Working on my second novel with some Burmese Green Tea


What genres you write in and why? 

I’m not a pure genre writer, really, but I think my novels float somewhere between thrillers and literary fiction.

What keeps you motivating towards writing? 

The hope that if I do it, and do it well, I will get to do more.
TRADER Bookclub Questions

How do you plan, schedule and monitor your writing commitments?

With THE TRADER OF SAIGON, I started at page one with no idea where I was heading, and I just went for it. It was fun, but I also created a real rod for my back at times, and I probably had to redraft much bigger chunks than would have been the case if I had planned better.  With my second novel, I’m trying to be much more organized. I have a young son now and the need to fit my working day into much shorter hours than I had with TRADER keeps me focused.


What are your future plans? 

Family. Travel. Writing.

What four top most things you take care of while writing a book? 

Character, story, prose, place
TRADER shortlisted for the Author's Club, Best First Novel Award 2014

How much real life goes into a fiction writing?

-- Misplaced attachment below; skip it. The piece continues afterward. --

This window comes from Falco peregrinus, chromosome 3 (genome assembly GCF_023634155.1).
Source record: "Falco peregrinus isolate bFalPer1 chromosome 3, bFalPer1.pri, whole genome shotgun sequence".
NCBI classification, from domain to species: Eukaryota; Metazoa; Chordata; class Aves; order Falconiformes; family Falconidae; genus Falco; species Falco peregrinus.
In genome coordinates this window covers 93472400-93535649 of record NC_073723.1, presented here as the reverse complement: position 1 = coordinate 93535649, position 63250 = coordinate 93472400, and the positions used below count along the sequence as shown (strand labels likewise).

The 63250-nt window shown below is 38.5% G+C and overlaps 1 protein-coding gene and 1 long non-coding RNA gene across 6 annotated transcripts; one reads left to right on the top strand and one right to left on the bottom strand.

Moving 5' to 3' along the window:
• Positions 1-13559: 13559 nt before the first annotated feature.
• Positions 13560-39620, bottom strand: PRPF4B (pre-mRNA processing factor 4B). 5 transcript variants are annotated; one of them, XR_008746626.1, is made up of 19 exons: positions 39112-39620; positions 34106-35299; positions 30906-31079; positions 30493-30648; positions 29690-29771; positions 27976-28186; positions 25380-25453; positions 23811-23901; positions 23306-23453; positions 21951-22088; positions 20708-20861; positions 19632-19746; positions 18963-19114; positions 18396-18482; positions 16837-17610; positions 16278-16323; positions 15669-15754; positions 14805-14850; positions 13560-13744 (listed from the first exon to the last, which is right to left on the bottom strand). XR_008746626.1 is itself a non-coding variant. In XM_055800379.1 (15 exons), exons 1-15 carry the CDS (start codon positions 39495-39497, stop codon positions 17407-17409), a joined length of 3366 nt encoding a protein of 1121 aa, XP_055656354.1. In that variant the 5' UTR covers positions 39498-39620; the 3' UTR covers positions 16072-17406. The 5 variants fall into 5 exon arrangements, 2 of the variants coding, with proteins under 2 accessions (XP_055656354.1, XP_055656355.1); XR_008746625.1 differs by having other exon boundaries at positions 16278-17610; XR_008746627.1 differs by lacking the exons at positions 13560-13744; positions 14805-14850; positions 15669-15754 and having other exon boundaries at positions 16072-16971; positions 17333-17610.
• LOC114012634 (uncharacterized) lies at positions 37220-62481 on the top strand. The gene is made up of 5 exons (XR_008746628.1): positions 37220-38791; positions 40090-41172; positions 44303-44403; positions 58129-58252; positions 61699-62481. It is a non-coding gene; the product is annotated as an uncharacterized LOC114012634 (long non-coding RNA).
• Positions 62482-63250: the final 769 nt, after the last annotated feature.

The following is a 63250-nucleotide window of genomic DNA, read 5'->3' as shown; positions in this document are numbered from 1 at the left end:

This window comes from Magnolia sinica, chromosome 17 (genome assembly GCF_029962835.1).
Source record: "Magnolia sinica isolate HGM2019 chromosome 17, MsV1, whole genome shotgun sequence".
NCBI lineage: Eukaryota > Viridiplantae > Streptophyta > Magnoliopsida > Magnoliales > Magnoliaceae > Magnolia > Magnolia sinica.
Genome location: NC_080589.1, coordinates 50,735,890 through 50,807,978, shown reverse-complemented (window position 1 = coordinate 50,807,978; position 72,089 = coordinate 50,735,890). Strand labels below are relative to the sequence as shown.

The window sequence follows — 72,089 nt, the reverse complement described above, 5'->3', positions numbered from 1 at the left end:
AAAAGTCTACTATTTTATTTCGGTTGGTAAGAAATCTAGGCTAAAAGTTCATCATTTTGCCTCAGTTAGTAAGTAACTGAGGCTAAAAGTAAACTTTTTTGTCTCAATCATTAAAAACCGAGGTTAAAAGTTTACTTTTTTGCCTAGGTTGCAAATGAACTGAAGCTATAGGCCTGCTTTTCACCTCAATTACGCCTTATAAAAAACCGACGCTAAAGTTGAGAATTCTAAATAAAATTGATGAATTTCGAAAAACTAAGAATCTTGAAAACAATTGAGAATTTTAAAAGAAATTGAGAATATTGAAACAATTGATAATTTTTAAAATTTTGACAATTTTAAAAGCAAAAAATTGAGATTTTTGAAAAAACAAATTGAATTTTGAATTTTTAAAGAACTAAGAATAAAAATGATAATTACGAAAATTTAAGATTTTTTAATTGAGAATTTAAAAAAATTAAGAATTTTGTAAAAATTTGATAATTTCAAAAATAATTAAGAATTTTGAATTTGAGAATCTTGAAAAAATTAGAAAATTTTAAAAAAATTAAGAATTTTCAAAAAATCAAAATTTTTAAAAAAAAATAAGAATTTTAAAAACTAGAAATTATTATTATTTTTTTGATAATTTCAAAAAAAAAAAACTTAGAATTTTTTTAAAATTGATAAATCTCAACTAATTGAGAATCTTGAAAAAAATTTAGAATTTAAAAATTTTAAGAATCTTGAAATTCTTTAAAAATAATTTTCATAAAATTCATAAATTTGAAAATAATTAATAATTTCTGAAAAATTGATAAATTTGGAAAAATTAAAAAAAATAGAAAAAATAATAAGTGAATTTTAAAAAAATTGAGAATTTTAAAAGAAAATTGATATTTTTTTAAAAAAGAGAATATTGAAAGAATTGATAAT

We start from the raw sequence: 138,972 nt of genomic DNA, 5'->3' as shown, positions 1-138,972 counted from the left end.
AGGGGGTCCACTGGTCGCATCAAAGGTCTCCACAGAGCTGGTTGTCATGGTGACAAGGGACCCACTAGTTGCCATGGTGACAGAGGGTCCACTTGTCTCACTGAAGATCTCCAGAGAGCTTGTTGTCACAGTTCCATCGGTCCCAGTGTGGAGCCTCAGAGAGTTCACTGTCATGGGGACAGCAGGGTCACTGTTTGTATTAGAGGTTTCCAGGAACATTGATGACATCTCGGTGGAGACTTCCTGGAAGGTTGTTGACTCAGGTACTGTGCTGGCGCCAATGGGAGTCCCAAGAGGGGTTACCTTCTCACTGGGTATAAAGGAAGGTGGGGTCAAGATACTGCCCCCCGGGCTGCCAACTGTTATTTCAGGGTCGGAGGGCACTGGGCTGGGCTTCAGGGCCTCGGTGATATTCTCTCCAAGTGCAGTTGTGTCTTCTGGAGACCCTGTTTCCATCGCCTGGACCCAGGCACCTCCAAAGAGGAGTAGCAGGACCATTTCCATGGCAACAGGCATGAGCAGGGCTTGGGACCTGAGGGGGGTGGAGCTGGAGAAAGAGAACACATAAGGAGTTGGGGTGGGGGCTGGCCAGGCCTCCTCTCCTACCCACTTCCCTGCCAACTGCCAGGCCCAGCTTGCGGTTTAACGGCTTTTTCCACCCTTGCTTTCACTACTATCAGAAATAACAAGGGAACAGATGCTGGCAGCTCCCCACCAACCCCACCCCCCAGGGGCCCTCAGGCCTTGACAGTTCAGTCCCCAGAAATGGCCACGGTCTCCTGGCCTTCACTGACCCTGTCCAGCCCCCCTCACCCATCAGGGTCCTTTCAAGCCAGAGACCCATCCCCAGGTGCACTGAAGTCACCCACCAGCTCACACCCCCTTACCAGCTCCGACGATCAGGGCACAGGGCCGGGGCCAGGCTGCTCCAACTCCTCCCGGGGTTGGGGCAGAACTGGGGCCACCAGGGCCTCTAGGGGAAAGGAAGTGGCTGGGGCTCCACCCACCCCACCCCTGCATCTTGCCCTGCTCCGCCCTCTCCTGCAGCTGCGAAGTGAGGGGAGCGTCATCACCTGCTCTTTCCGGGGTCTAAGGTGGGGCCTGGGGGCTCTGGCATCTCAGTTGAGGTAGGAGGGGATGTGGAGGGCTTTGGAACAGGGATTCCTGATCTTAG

A great deal, if it’s good fiction of any genre, I think. I write about locations, periods of time and situations very different from those I’ve lived in or experienced, so I can’t say it’s my real life that goes into them, but I hope to capture enough reality to make my characters, stories and places come to life for readers, for them to be believable, relatable, emotional and exciting, and for people to engage.

Is high level of imagination important to have for an Author? 

Of course, but having your feet firmly rooted in reality is important too.

Your dream destination on Earth? 

Anywhere deserted.

Your origin of birth and other countries you have visited/ stayed. What best things you liked in these countries around the globe?

I was born and have always lived in the UK, but I’m lucky to have travelled quite widely – in Europe, Asia and the Americas. My favourite place in Vietnam (where THE TRADER OF SAIGON is set) is easily Hanoi. It’s such an energetic city – probably my favourite in Asia – and the Old Quarter has endless charm and intrigue to spark the imagination. When I was researching, I spent days sitting in Hanoi’s open-front cafes and watching the world go by. That’s the beauty of revisiting a country. You don’t feel obliged to ‘see the sights’ and can slow down, just sit, observe and absorb it.

Elsewhere in Vietnam, I found Hue fascinating. It was the place where the ferocity of the American War – and how recent it was – really hit home. Being able to touch the bullet holes in walls on almost every street and meeting US war veterans who were returning as tourists for the first time was incredibly sobering.